Abebe will provide programmatic, administrative and budgetary leadership for the College of Professional Studies, including oversight of curricular development and faculty recruitment and evaluation. The college offers undergraduate programs in alcohol and drug counseling, early childhood studies, urban early childhood education, urban elementary education, human services, psychology and social work. It also provides graduate programs in psychology.

Judge Tanya Bransford: A Minnesota African She-ro

Judge Tanya Bransford: A Minnesota African She-roOften times when African Americans teach their children about their incredible history and culture and the tremendous contribution that people of African descent have made to the United States and the world, they forget to teach their children about the giant heroes and she-roes that are right here in Minnesota.

For the last several years, WE WIN Institute, Inc has been teaching Black children, ages 5-18, about the enormous impact that African Americans in Minnesota have made. Living in a state that has a Black population of less than 5 percent, it is essential that African American children have a thorough understanding of the contributions of people who look like them.

Students in WE WIN’s summer program studied the life of Judge Tanya Bransford. Reading materials about the judge were developed for the five-year-olds and the 15-year-olds. They discussed her life, answered questions and drew her pictures.

Introducing the new Superintendent of Schools

Introducing the new Superintendent of SchoolsAs your new Superintendent of Minneapolis Public Schools, I am extremely hopeful for the future and excited to lead our efforts to raise academic achievement for all students. I believe more strongly than ever that our top priorities lie in narrowing the achievement gap and offering all of our students a high-quality education that prepares them for college and/or a career.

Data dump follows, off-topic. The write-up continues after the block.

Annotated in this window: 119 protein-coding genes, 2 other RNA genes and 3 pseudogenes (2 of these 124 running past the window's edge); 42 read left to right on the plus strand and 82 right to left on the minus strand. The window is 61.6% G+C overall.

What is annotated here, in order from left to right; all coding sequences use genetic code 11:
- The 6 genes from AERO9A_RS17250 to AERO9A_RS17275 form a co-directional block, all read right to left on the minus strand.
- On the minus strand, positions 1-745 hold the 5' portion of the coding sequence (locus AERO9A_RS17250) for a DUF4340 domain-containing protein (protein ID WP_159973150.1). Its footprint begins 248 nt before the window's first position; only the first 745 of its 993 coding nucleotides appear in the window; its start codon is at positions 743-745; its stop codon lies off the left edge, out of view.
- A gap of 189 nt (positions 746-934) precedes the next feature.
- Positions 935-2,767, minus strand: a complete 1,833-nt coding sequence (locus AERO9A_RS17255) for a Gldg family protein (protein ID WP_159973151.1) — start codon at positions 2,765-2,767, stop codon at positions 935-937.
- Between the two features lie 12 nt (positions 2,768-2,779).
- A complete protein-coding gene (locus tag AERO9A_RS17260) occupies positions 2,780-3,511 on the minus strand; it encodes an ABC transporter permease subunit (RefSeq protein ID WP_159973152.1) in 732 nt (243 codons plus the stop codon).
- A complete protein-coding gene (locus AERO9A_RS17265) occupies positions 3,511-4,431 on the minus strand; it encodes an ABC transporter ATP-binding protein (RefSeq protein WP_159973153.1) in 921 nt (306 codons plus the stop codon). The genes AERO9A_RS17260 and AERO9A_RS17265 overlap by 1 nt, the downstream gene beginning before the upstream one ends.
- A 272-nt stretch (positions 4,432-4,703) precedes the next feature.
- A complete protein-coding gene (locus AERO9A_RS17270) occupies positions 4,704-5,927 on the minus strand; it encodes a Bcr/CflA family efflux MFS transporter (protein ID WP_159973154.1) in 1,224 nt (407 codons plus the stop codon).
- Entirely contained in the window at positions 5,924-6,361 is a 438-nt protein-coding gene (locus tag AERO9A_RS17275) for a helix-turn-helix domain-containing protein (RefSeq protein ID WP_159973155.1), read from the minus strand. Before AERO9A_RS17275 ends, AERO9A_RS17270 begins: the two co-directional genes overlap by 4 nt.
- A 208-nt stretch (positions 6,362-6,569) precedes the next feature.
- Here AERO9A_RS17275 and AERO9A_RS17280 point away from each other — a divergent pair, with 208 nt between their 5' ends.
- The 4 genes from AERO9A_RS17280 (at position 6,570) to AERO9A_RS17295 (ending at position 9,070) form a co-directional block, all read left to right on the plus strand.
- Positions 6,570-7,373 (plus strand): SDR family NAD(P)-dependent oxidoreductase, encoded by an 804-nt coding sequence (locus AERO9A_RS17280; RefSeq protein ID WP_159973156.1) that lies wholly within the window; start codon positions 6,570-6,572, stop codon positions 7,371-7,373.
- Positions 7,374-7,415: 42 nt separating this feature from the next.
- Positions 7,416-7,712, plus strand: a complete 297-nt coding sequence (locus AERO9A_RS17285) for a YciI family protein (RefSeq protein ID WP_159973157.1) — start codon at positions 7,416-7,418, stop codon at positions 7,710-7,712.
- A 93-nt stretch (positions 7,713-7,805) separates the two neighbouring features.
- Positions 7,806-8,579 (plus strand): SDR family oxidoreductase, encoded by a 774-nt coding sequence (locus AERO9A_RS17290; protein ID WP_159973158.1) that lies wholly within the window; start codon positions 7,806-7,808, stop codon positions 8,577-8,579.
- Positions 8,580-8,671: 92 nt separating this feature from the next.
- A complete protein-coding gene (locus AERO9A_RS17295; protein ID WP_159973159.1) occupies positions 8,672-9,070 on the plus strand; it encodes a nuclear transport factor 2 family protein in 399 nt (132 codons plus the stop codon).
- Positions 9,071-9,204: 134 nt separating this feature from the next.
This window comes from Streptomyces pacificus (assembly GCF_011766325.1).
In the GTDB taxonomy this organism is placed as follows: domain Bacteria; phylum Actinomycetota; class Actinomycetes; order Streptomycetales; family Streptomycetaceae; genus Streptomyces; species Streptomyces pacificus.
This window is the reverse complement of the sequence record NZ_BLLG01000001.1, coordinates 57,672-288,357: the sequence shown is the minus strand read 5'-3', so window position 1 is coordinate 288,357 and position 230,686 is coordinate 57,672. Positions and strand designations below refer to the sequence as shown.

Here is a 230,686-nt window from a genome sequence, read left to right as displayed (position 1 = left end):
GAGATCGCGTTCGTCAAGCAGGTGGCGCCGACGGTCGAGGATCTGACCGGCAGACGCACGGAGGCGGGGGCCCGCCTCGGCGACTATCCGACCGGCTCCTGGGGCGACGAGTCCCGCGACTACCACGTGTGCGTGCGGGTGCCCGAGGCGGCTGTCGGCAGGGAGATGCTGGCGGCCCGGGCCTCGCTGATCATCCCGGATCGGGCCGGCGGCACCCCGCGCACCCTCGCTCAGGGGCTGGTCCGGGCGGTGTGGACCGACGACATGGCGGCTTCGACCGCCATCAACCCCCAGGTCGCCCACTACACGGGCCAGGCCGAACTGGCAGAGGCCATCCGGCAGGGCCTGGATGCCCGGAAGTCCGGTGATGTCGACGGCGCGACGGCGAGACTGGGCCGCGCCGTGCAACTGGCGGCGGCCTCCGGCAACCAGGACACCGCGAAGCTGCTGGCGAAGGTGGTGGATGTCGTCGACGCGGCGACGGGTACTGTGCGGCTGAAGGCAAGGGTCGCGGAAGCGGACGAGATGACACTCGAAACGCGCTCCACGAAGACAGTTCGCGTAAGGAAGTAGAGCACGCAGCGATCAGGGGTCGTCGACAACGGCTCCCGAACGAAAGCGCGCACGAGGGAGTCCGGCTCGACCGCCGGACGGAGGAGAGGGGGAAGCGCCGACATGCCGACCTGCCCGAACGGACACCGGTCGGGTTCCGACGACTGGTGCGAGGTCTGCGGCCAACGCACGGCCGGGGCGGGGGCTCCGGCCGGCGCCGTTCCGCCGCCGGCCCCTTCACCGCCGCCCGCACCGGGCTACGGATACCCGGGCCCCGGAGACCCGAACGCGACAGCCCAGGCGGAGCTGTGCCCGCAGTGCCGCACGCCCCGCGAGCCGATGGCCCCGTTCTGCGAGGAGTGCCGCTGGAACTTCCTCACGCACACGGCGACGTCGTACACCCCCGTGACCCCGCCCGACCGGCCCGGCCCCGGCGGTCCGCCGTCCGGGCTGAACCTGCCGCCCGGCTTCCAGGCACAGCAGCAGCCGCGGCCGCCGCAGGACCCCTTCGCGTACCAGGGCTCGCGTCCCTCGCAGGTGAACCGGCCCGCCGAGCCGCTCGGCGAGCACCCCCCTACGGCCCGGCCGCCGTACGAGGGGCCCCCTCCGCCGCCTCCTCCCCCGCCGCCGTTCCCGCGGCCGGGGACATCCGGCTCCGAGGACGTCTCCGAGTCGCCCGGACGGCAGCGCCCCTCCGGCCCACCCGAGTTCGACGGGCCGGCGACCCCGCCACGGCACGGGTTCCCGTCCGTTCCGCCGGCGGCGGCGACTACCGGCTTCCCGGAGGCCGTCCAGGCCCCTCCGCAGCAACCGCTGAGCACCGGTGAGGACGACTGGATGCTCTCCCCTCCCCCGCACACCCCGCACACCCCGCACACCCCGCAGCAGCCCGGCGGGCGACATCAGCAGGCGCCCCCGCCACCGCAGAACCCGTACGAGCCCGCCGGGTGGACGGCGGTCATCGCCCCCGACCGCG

During the summer, we are busy. We are working to find new ways to increase student achievement. Summer is a wonderful time to make learning fun and interesting for children. Summer school classes began June 28. Our summer school programs for elementary and middle school students target the areas of reading and math through an exciting new curriculum: Seeds of Science, Roots of Reading. The summer programs we offer also incorporate activities such as canoe trips and visits to local parks and museums. The courses accelerate learning, expand vocabulary and provide students with a hands-on approach in the classroom.

The Importance of the SATs and PSATs

Many colleges and universities require a standardized test such as the SAT or ACT for admissions.  The reason colleges and universities require these tests is to have a consistent way of measuring students who are applying to the school.

The Scholastic Aptitude Test, or SAT, is usually taken your junior and/or senior year.  It is better to take it your junior year so that you can re-take it if you don’t like your score and want to improve it.  This test, most of the time, is a major part of your overall college application.  To help prepare for the SAT, students take the Preliminary Scholastic Aptitude Test or PSAT.  This test is offered every October, and can be taken your freshman, sophomore, and/or junior year.  The SAT occurs from October to June (check for specific dates).